Thursday, March 26, 2015

NCAA Claims To Put Education Ahead of Profit. Really?

Last week, NCAA lawyers went into court seeking to reverse the U.S. District Court for the Northern District of California’s ruling in O’Bannon v. National Collegiate Athletic Association.  In that case, the district court had held that the NCAA member colleges illegally restrained trade under Section 1 of the Sherman Act when they colluded among other things, to keep college athlete compensation below the full cost of college attendance. 

Among the NCAA’s many legal arguments in seeking reversal was their claim that college athletics is exempt from the Sherman Act because amateurism, according to the NCAA, is driven by economic motives and not commercialism.  Although previous court decisions from the Third and Sixth Circuit seem to side with the NCAA’s argument on that point, other circuits have long rejected this contention and analyzed NCAA conduct in labor markets under the traditional Sherman Act.

Nevertheless, even to the extent there exists a split in the circuits on this important issue, it seems extraordinarily disingenuous for the NCAA lawyers to even make the argument that it prioritizes education over economics when considering the economic realities of the ongoing NCAA men’s basketball tournament.  In the past ten days alone, the NCAA has pocketed upwards $1 Billion from media rights and other revenues related to this single tournament tournament.  And, not only are the athletes unpaid, they are also going uneducated based on the NCAA’s attempt to maximize their own television revenues through midweek tournament games.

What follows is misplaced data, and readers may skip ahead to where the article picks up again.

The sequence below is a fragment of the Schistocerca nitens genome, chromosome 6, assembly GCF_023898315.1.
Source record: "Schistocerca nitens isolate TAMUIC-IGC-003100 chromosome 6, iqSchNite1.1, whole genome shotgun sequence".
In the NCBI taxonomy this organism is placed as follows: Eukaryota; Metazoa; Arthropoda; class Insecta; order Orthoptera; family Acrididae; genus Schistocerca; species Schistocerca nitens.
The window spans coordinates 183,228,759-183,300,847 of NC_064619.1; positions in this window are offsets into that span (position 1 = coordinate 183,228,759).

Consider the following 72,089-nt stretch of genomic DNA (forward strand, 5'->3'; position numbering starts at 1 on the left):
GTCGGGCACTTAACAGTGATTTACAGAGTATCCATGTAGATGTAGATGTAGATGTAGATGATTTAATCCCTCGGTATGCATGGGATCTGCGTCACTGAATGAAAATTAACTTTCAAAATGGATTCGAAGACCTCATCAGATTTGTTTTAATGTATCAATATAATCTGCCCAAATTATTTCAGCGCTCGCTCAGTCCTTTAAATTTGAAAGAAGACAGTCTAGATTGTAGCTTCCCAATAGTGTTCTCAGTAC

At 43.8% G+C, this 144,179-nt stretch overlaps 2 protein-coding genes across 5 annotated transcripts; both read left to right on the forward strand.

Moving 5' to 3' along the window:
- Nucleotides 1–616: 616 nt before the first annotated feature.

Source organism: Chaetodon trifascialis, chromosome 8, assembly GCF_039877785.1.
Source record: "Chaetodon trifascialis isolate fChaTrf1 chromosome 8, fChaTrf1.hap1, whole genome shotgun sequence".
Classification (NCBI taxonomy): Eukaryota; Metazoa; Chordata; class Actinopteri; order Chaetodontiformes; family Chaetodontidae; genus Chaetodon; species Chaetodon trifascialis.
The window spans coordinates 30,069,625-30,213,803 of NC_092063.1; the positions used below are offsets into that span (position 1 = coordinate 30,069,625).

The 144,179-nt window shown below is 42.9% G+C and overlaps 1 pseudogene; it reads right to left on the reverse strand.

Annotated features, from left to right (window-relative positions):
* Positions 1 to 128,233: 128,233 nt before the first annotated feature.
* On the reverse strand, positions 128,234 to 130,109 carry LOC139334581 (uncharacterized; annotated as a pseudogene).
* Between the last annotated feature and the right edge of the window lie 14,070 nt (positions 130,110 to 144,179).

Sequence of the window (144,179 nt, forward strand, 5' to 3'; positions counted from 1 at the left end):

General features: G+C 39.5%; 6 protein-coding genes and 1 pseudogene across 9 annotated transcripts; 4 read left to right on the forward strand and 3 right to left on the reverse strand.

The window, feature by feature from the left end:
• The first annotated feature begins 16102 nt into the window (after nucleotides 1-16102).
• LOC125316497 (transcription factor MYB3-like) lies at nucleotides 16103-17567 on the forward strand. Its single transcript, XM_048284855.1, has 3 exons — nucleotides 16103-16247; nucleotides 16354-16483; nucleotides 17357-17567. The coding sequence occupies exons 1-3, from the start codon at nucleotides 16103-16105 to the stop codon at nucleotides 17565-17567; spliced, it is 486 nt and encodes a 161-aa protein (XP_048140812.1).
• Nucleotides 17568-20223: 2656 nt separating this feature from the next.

Through the first week of the NCAA men’s basketball tournament, athletes on many college basketball teams have already missed upwards of three class days.  While the NCAA elects to schedule midweek games in the early rounds to maximize its television revenues, the NCAA could easily recast the tournament with all teams playing back-t0-back games on Friday night and Saturday night much as all Ivy League teams do during the Ivy League’s regular season.

Making matters worse, the NCAA has once again scheduled its men’s college basketball championship game on a Monday night – requiring athletes on the two finalist teams not only to miss late-week classes, but also to miss Monday and Tuesday classes in that last round.  Indeed, while NCAA member schools make substantial money from the NCAA men’s basketball tournament, the athletes’ main “compensation” -- a minimum of at least six missed class days – places them substantially behind in the classroom on their way home.

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Mark, Don't you think the education/athletics balance varies greatly from school to school? The NCAA represents a diverse array of schools, many of which do prioritize education.

Posted by: Haskell Murray | Mar 26, 2015 1:33:10 PM

The NCAA also moved to dismiss a suit against it and UNC-CH for the UNC-CH "paper classes" by claiming it has no obligation and does not monitor coursework.

Posted by: Justin | Mar 31, 2015 7:47:05 AM

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